Computer Assisted Translation – CAT Tools

What are CAT Tools?

The short stands for Computer Assisted Translation (sometimes Computer Aided Translation) and refers to a method of language translation in which a human translator uses computer software in order to achieve better translation results. That said, it’s true only when these tools are used correctly and the whole project is managed properly!

A CAT Tool usually allows creation and management of a translation memory for each language combination and a possibility to translate more difficult file formats than just plain texts and Word documents. Among these advanced formats are for example DTP formats (Adobe FrameMaker, Adobe InDesign, QuarkXPress etc.), binary/resource files or various XML based texts. The translation memory allows storing the text for future use which improves translation consistency and reduces costs.

Depending on the source text type, using CAT tools for translation may save around 30% of translation/proofreading costs while keeping certain level of quality, if used properly.

Among other things, a CAT Tool may include other components such as terminology management, quality assurance, spell or grammar checkers or complete localization project management.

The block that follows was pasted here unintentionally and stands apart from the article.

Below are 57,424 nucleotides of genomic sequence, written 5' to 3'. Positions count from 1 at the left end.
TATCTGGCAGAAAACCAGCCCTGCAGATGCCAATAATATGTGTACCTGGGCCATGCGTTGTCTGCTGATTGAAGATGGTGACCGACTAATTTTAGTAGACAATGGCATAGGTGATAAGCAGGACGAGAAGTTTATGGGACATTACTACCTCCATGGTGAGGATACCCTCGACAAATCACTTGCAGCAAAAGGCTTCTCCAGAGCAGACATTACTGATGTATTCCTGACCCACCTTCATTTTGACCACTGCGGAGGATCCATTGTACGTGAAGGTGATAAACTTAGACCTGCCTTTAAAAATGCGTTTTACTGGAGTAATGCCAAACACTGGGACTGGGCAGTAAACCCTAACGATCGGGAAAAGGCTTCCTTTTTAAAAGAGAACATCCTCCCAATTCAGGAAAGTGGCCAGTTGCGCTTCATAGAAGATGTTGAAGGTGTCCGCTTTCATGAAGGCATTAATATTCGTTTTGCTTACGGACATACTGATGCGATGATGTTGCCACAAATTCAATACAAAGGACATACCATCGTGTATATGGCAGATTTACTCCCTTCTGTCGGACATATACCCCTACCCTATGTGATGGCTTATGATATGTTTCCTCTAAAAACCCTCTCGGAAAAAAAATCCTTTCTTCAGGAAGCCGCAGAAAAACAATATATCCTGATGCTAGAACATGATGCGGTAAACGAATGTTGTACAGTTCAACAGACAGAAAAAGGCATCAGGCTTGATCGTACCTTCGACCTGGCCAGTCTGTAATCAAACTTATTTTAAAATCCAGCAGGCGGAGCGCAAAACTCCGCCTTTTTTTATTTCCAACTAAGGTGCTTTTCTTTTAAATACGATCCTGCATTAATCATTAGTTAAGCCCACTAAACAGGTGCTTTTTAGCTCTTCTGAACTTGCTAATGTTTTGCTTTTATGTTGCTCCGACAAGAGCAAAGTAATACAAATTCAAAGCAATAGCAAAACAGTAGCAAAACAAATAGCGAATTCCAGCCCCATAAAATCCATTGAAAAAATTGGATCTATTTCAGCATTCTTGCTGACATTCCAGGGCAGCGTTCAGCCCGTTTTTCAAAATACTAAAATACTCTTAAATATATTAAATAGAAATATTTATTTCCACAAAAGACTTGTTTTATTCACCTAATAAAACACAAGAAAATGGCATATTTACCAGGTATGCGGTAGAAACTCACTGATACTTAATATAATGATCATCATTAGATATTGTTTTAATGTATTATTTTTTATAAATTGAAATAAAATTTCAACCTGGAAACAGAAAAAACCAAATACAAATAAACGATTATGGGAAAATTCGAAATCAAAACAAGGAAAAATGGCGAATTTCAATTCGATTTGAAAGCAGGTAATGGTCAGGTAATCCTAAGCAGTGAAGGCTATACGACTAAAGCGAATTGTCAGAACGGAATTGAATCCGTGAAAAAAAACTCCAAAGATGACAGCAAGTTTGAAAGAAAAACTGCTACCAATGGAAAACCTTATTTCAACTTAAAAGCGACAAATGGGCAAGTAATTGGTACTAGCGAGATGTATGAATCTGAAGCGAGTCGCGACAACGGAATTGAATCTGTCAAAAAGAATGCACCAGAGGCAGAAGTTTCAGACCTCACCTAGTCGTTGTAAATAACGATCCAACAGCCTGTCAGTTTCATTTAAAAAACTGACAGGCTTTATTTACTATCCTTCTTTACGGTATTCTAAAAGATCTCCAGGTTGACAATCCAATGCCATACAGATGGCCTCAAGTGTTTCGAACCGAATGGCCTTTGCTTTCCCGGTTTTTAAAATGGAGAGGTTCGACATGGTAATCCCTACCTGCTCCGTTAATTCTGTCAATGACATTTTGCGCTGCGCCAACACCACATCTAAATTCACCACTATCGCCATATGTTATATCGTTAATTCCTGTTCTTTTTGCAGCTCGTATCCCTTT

List of Common CAT Tools

There are many CAT tools out there. Here is a small example of the probably most common ones:

  • SDL Trados
  • WordFast
  • Transit NXT
  • Atril Déjà Vu
  • Idiom WorldServer

My Experience with CAT Tools

Over the time, I had a chance to work or experience all of the beforementioned CAT Tools plus some others – either as a translator or a project manager, or even both. Nowadays, I usually work in SDL Trados Studio 2015/2017 and memoQ 8. Depending on the job, I can accommodate to any other new CAT software assuming I have enough time to gain at least a little experience with it.